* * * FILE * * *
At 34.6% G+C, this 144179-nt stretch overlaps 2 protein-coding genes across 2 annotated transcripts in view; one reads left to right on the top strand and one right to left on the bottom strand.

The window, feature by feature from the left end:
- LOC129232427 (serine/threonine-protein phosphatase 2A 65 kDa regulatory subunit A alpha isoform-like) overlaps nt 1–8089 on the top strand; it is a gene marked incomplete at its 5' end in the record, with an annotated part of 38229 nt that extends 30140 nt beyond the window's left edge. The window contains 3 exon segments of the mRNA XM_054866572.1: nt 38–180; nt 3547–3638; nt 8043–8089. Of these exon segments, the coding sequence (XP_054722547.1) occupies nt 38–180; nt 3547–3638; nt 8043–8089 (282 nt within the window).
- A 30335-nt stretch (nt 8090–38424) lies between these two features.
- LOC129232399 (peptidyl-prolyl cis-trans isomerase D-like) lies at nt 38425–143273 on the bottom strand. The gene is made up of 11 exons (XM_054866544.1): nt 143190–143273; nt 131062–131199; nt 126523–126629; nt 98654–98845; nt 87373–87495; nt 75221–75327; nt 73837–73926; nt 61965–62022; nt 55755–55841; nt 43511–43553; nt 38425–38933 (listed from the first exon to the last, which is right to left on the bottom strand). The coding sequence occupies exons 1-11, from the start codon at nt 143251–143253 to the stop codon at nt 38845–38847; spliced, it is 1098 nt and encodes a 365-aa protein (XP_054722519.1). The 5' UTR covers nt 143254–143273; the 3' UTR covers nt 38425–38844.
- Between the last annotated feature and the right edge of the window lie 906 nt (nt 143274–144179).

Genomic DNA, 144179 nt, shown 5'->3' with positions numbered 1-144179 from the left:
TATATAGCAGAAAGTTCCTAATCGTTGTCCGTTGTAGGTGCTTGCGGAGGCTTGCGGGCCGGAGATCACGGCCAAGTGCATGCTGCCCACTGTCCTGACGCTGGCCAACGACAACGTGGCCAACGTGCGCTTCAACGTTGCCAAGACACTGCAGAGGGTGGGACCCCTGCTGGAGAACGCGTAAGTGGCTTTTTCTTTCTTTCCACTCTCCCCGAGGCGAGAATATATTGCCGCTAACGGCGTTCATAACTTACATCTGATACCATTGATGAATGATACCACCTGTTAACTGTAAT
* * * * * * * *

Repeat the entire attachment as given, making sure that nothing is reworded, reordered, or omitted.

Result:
At 34.6% G+C, this 144179-nt stretch overlaps 2 protein-coding genes across 2 annotated transcripts in view; one reads left to right on the top strand and one right to left on the bottom strand.

The window, feature by feature from the left end:
- LOC129232427 (serine/threonine-protein phosphatase 2A 65 kDa regulatory subunit A alpha isoform-like) overlaps nt 1–8089 on the top strand; it is a gene marked incomplete at its 5' end in the record, with an annotated part of 38229 nt that extends 30140 nt beyond the window's left edge. The window contains 3 exon segments of the mRNA XM_054866572.1: nt 38–180; nt 3547–3638; nt 8043–8089. Of these exon segments, the coding sequence (XP_054722547.1) occupies nt 38–180; nt 3547–3638; nt 8043–8089 (282 nt within the window).
- A 30335-nt stretch (nt 8090–38424) lies between these two features.
- LOC129232399 (peptidyl-prolyl cis-trans isomerase D-like) lies at nt 38425–143273 on the bottom strand. The gene is made up of 11 exons (XM_054866544.1): nt 143190–143273; nt 131062–131199; nt 126523–126629; nt 98654–98845; nt 87373–87495; nt 75221–75327; nt 73837–73926; nt 61965–62022; nt 55755–55841; nt 43511–43553; nt 38425–38933 (listed from the first exon to the last, which is right to left on the bottom strand). The coding sequence occupies exons 1-11, from the start codon at nt 143251–143253 to the stop codon at nt 38845–38847; spliced, it is 1098 nt and encodes a 365-aa protein (XP_054722519.1). The 5' UTR covers nt 143254–143273; the 3' UTR covers nt 38425–38844.
- Between the last annotated feature and the right edge of the window lie 906 nt (nt 143274–144179).

Genomic DNA, 144179 nt, shown 5'->3' with positions numbered 1-144179 from the left:
TATATAGCAGAAAGTTCCTAATCGTTGTCCGTTGTAGGTGCTTGCGGAGGCTTGCGGGCCGGAGATCACGGCCAAGTGCATGCTGCCCACTGTCCTGACGCTGGCCAACGACAACGTGGCCAACGTGCGCTTCAACGTTGCCAAGACACTGCAGAGGGTGGGACCCCTGCTGGAGAACGCGTAAGTGGCTTTTTCTTTCTTTCCACTCTCCCCGAGGCGAGAATATATTGCCGCTAACGGCGTTCATAACTTACATCTGATACCATTGATGAATGATACCACCTGTTAACTGTAAT